Postal Service cuts to affect next day delivery
It’s something we’re used to – sending out a card or a thank you letter one day, and expecting it to get there the next. But that won't be so easy come this spring.
Forget that birthday? Running late on holiday cards? Need to pay that bill ASAP? That used to be something the Post Office could do. But come this spring, card-senders all over the country, including Central New York, won’t have that luxury anymore.
The U.S. Postal Service is facing bankruptcy. And to avoid it, they’re cutting their services. What it means for you is no more next-day mail.
“Our proposal was to eliminate one-day service for letter mail,” said Postal Service Spokeswoman Maureen Marion. “We think that meets the needs of most Americans who have told us pretty routinely they don’t want tax dollars to support the post office, they are looking for mail to be regular and reliable, and that’s what this proposal does.”
The Postal Service says the move is a reaction to the way Americans are using mail these days.
“Things that you would have put a stamp on, put it in your mailbox, and hoisted the flag, now these are activities are happening on the internet,” said Marion.
But there’s some things you just can’t send through wires and web servers.
People who subscribe to services like Netflix depends on the postal service for their subscriptions.
“I mean if I were to mail one on a Wednesday morning and I didn’t have something until Saturday, I’d get kind of upset. Maybe Friday, it depends,” said Sofia Kathryn Coon, an avid Netflix subscriber in Syracuse.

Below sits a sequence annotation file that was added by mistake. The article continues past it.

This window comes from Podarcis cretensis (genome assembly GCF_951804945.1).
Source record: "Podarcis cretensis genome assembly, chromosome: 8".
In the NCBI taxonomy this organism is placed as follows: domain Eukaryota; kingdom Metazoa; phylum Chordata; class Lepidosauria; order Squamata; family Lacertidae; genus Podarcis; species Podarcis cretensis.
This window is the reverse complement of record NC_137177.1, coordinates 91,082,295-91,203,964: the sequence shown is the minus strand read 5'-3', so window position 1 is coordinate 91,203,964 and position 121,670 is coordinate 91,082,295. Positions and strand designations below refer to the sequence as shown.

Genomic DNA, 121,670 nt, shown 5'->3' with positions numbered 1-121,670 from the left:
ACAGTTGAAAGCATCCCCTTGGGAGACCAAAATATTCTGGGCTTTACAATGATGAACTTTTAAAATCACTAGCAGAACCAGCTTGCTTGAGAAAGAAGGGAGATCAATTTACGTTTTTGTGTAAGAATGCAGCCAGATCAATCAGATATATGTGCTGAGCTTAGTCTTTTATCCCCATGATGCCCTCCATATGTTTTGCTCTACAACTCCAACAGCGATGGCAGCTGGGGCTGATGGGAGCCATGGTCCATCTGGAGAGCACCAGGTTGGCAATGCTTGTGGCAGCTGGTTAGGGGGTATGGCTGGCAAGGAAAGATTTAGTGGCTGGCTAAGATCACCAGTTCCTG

To Sofia, having a Netflix subscription comes down to looking at the cost and benefit. But slower mail could throw a wrench in that equation.
“You have to think about how many DVD’s you watch a month,” said Coon. “I watch enough to make it worth my while rather than just going down to a movie store and renting a movie for the same price that it would. It still evens out that it’s cheaper for me to do it that way. But if it starts to take longer, that means that it’d cut 1-2 DVD’s off my ‘watchage’, I guess.”
And the Postal Service will tell you that the cuts are a wake-up call for everyone to adapt to the changing times.
“I do believe that when people understand the expectations of the dates that are there, the difference between putting it in the mailbox on Tuesday or Wednesday should not be insurmountable,” said Marion. “We’re pretty good at that, most of us are pretty astute at making sure we do the right thing.”
Right now, about 40% of mail is delivered in just one day. But come spring, when the new cuts are set to take effect, that percentage will drop to zero. But the Postal Service is quick to point out that in most cases, mail isn’t expected to happen overnight.
Most of the time people are putting mail in the mailbox that could be a payment for a credit card in Delaware, or a mortgage payment to New Jersey or things of that nature, their long distance, their far away, and people know, it’s coming in a couple days,” Marion said. “The household to household mail reflects on average only 5% of the total mail volume.”